Hatch & Sons
15 St. Stephen's Green, Stephen's Green
Beneath the Little Museum of Dublin is basement hideaway Hatch & Sons, a rustic farmhouse-style spot committed to good Irish home cooking—and a commitment it is, with every ingredient, right down to the rapeseed oil, produced domestically. However this reliance on Irish ingredients doesn’t mean the menu lacks any outside influence: The brisket-and-kimchi roll is a definite standout. The best meals are always the ones you share, and the smoked fish board, replete with incredible smoked salmon and mackerel, pickled cucumbers, traditional brown soda bread, and cream cheese, is one of the most satisfyingly delicious things you could eat, washed down with a crisp glass of white.
160-161 Parnell St., Parnell Square
Everything feels wrong: The unassuming exterior looks like a grubby pub, there are stained-glass windows, somehow the sign claims it's a Korean restaurant that also sells sushi, and you can’t hear anything through the heavy wooden door. Once inside, the joke’s on you, every table heaving with bright young things feasting on hotpot and bulgogi, the staff trying to keep up with the crowd. The first Korean restaurant to ever hit Dublin and still probably the most authentic, somehow they always find seats for a crew and splitting a dozen or more dishes never breaks the bank.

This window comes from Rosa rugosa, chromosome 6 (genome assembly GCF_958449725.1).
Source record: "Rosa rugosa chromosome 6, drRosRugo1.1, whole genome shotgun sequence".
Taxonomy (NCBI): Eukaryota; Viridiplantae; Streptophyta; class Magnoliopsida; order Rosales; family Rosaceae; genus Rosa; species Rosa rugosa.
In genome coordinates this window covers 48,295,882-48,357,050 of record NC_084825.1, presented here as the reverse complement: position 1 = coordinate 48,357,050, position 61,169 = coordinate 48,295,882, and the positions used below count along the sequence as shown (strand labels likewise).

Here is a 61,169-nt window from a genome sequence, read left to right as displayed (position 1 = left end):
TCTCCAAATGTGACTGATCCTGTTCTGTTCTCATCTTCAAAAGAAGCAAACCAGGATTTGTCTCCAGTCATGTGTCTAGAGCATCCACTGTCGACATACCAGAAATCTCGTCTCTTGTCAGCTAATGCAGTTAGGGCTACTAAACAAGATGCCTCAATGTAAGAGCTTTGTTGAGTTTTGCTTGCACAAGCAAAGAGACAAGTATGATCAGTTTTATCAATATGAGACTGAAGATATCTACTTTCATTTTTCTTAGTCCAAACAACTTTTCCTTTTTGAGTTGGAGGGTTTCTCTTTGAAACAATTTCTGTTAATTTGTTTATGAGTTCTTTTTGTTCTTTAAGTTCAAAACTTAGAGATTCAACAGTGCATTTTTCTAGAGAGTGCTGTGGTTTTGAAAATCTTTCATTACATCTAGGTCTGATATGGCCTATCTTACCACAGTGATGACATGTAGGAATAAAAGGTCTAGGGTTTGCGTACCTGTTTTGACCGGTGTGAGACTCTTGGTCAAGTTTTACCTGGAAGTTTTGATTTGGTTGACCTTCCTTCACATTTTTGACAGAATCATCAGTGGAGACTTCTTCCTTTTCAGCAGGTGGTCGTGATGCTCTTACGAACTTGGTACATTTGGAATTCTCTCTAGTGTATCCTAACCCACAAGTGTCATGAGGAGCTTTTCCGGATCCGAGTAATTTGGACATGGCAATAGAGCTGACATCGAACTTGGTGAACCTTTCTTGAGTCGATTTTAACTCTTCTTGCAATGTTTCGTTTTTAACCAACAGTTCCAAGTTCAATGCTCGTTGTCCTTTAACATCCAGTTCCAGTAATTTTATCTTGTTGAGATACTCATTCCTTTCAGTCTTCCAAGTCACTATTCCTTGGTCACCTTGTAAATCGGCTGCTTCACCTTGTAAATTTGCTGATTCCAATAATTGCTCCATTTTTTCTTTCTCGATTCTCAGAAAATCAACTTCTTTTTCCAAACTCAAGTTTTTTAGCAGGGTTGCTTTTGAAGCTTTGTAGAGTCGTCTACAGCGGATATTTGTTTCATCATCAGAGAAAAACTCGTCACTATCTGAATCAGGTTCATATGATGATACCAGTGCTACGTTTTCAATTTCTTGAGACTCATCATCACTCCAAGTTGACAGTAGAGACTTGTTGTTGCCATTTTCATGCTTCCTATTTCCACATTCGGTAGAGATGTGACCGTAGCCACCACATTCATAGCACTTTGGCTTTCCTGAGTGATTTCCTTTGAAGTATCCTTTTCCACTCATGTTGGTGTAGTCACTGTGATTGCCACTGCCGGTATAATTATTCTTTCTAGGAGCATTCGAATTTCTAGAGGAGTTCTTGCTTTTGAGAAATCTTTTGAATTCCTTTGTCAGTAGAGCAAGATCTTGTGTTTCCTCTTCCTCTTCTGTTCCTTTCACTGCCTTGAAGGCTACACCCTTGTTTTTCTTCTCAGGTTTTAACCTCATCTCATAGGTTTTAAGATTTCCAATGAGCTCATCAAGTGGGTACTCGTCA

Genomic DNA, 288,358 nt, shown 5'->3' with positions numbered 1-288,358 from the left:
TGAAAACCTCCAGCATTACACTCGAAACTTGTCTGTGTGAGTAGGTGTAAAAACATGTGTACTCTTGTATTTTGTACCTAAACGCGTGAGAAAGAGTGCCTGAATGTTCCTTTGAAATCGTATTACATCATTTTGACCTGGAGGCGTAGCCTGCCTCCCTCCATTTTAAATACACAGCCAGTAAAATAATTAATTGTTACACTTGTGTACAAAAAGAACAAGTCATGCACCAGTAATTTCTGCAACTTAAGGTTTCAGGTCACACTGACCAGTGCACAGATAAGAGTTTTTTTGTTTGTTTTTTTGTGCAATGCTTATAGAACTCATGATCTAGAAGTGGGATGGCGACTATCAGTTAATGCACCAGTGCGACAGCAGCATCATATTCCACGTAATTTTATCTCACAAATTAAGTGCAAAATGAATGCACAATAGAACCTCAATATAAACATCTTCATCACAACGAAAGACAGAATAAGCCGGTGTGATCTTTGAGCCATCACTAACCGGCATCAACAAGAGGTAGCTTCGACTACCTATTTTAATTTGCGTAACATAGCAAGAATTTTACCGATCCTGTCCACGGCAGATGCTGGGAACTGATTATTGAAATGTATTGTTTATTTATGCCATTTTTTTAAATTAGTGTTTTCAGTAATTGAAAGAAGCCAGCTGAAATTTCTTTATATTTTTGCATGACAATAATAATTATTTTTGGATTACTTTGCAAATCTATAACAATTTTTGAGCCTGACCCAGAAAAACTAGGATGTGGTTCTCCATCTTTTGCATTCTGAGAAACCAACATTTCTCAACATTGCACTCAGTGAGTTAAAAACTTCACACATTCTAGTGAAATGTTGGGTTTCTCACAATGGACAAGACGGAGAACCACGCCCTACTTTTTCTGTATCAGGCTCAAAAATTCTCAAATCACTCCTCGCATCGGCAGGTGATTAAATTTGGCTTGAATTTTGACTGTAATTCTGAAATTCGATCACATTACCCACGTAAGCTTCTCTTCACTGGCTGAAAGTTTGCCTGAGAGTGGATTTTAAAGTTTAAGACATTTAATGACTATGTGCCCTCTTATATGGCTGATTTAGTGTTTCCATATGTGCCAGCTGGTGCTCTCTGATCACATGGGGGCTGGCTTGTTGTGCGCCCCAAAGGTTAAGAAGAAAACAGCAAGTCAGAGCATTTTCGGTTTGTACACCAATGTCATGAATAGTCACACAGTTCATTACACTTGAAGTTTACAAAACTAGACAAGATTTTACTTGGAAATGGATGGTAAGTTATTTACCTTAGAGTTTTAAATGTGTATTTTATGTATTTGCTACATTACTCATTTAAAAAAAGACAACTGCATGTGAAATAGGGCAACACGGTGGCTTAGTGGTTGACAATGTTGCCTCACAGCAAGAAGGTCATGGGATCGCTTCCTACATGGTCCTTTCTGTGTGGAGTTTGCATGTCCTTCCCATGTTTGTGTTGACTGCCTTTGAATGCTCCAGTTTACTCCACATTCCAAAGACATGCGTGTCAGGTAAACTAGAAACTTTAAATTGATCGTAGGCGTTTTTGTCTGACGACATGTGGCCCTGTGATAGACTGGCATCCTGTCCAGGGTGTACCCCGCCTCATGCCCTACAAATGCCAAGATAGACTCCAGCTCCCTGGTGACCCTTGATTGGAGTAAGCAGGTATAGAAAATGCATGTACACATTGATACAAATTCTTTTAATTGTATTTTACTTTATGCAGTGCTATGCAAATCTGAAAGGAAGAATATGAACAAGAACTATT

109A Baggot St. Lower, City Center
Partners in the kitchen and in life, Derry and Sallyanne Clarke have operated one of Dublin’s most successful fine-dining establishments for nearly thirty years. Walk through the cobbled courtyard into the old Georgian coach house—often to be welcomed by Sallyanne herself. Chef Clarke showcases the very best of Irish cuisine inflected with a French sensibility; every dish and detail is thoughtful, right down to the bread basket (which in itself is a solid introduction to Irish gastronomy—the malty, dark Guinness bread, the umami-strong sourdough, the traditional soda loaf). Diners will notice a fish- and game-heavy menu paired with the unexpected flavors that keep this establishment in the Michelin guide: Wicklow sika deer with salsify and juniper, duck with black garlic. The atmosphere is never stuffy or precious, instead, laughter fills the high-ceilinged space that’s always full of that heady Dublin mix of politicians, creatives, bankers, and the occasional out-of-towner that gives L’Ecrivain its personable, familiar character.